From Bashful to Social Butterfly: Automating Link Previews for Zola Sites

Ever wondered how apps like WhatsApp, Telegram, or Mastodon show a link preview? Below is a plain WhatsApp link. Click to reveal its preview-enhanced version:

Much better, no? These images, called social media cards, are retrieved from HTML tags, namely og:image and twitter:image. You can set them to any image you like.

While working on this site’s theme—tabi—I stumbled upon a post by Simon Wilson explaining how to use his tool shot-scraper to generate these images.

I decided to explore if I could follow a similar approach to create the social media cards for all the articles in this site as well as in tabi’s demo. And, even more fun, try to automate the process for new and modified posts.


This site is built with Zola, which uses the TOML front matter to store metadata (e.g. title, date, tags…). By default, Zola does not handle these images.

However, it’s possible to add custom variables to the [extra] section, so I decided to add a social_media_card key to tabi (PR 130).

Now, any site using tabi can add social_media_card = path/to/img.jpg to a file. When the post is shared on social media, that image will be shown as a preview.

First Step: Get a Nice Image

I started tinkering with shot-scraper, trying to find the perfect command. After some trial and error1, I ended up with:

shot-scraper -w 700 -h 400 --retina --quality 60

This creates a 1400 by 800 JPEG screenshot with a quality factor of 60. I find it works well for the theme’s proportions:

A screenshot of homepage A screenshot of homepage

The quality is not great if you look up close, but it’s good enough™ for social media cards.

Choosing a Filename

The Meta for Developers documentation says:

“[Social media card] Images are cached based on the URL and won’t be updated unless the URL changes.”

This means that if we update a post, its social media card URL needs to change too.

At first I thought of using the truncated SHA-1 hash of the screenshot as a prefix to its name. If the image was different, so would its name.

Then I remembered I could just add Zola’s built in cache busting mechanism to tabi, which appends ?h=<sha256> to the end of a URL. This greatly simplifies the process, particularly when it comes to updating an article’s metadata.

The Logic

Given a Markdown file (an article) we need to:

  1. Take a screenshot of the live page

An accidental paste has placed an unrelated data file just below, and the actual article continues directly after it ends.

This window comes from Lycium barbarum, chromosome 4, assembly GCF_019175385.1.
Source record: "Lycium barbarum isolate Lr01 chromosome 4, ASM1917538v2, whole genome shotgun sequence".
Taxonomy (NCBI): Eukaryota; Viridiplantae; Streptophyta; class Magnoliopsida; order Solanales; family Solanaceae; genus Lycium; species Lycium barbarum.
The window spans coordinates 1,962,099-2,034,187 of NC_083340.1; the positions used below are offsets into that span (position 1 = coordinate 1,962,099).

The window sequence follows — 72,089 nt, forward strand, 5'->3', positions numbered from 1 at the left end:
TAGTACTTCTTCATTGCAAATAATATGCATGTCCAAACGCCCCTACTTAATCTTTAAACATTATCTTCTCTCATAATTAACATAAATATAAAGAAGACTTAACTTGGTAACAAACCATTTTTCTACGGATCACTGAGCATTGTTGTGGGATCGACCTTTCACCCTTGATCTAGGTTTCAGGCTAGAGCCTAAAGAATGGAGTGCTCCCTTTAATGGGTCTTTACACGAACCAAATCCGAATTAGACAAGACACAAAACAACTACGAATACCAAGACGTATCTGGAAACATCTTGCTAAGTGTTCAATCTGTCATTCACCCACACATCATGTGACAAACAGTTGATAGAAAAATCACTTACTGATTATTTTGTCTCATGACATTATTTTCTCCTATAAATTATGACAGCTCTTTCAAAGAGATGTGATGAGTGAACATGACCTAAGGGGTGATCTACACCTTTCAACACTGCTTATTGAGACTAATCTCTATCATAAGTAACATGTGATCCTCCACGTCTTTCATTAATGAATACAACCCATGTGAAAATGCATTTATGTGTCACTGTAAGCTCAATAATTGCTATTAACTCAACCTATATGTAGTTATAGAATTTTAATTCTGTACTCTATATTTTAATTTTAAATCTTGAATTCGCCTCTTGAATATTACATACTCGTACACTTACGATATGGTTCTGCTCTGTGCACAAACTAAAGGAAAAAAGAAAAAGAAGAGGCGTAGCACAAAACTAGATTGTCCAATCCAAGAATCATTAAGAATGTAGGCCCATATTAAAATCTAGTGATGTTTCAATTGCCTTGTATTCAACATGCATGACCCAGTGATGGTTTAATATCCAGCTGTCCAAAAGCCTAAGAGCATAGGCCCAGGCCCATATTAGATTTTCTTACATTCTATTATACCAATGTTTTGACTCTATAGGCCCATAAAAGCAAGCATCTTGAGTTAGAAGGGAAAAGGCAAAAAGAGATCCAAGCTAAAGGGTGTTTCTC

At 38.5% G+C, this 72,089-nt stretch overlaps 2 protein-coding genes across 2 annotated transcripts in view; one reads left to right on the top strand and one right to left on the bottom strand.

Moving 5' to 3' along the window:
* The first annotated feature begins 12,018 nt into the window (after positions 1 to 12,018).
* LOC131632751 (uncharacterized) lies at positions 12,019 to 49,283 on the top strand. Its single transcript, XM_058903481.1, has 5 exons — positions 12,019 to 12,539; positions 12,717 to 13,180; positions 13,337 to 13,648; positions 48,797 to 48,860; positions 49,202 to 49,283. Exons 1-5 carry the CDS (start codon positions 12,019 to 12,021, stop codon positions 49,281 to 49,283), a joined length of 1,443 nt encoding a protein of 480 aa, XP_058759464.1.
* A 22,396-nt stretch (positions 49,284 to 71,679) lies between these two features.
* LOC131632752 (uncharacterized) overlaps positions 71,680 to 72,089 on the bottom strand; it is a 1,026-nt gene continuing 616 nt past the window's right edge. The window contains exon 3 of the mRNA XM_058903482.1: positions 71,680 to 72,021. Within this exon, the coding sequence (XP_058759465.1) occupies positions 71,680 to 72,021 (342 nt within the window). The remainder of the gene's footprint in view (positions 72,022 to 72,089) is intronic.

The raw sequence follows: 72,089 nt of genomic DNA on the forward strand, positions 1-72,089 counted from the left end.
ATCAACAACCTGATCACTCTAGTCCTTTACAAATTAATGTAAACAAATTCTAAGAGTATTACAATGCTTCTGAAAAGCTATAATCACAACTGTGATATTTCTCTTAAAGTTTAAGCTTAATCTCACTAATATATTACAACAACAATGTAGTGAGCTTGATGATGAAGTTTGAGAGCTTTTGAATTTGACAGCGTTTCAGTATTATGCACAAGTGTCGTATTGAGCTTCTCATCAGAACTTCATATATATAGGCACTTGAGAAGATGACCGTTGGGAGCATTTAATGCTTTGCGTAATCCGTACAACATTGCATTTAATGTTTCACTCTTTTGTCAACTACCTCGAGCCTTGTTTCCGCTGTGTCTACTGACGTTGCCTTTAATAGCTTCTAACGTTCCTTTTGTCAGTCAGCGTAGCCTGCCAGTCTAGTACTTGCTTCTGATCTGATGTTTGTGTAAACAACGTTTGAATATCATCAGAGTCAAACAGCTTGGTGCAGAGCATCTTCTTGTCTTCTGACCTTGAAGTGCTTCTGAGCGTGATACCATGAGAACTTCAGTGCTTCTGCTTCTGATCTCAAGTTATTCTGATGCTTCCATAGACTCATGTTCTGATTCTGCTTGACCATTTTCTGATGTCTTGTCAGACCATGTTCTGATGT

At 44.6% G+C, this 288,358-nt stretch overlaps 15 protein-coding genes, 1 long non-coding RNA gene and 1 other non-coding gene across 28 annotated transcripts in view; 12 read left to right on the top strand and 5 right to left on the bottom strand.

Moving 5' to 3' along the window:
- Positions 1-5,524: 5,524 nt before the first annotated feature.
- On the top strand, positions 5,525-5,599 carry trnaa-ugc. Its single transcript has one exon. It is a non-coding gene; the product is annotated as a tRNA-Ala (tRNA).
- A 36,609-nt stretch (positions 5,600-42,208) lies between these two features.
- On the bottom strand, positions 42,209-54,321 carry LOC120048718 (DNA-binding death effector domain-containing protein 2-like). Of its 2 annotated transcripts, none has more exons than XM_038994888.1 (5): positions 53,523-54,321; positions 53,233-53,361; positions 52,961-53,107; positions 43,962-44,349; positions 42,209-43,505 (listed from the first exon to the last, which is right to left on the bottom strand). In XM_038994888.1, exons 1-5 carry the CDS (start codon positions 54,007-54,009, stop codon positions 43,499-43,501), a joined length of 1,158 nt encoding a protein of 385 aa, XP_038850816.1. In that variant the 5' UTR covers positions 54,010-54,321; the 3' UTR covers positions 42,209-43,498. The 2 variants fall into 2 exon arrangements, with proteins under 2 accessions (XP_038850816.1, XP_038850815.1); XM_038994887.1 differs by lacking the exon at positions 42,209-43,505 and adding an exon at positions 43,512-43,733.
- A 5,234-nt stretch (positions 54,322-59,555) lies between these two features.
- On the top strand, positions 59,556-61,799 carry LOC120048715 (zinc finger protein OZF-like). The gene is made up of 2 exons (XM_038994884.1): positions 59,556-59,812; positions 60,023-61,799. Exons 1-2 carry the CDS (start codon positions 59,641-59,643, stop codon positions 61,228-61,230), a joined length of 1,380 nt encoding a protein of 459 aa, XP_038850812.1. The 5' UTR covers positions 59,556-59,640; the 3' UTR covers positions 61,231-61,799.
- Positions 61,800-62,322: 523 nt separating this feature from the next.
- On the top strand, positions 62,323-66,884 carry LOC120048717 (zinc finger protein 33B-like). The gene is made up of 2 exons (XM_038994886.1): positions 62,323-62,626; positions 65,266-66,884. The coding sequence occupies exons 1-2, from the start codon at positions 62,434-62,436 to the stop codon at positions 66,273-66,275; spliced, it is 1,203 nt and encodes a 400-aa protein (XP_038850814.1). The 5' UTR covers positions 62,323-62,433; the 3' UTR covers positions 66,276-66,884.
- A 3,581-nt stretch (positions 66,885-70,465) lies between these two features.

2. Save it to the proper path (e.g. static/img/social_cards)
  3. Update the .md file’s front matter (metadata) with the social_media_card path

Here’s how I achieved the first two steps using Bash:

base_url=""  # Zola's default interface/port.
post="$1"  # The first argument provided to the script.

post_name="${}"  # Remove the extension.
url="${post_name#content/}"  # Remove the 'content/' part; the parent directory of Zola's content.

# Temp file for the screenshot.
temp_file=$(mktemp /tmp/social-cards-zola.XXXXXX)
trap 'rm -f "$temp_file"' EXIT  # Ensure its deletion.

# Save the screenshot on the temp file.
shot-scraper --silent "${base_url}/${url}" -w 700 -h 400 --retina --quality 60 -o "$temp_file"

# Clean the filename.
safe_filename=$(echo "${url##*/}" | sed 's/[^a-zA-Z0-9]/_/g')  # Slugify.

# Move the screenshot to the output directory.
mv "$temp_file" "$image_filename"

Simple enough. I saved the script above as social-cards-zola.

Problems Arise

Multilingual Sites

At this point, with the basic script done, I encountered a problem: filenames don’t always match to URLs.

A post in another language, say,, will not be available at base_url/, but rather at base_url/es/my-first-post.

Let’s add the logic to extract the language code to build the proper URL. Using Bash’s parameter expansion, we get:

# Remove the extension and "content/" prefix.
# Try to get the language code.

if [[ "$lang_code" == "$url" ]]; then
    # There was no language code.
    # Drop the language code from the URL.



What About Sections?

Having a screenshot for a post is great, but how about the main index? Or the archive page? In Zola, these are not pages, but sections, and their URL corresponds to the directory name. For example, content/archive/ is available at base_url/fr/archive/.

We can adapt the logic above to remove the _index part of the filename:

function convert_filename_to_url() {
    # Remove .md extension.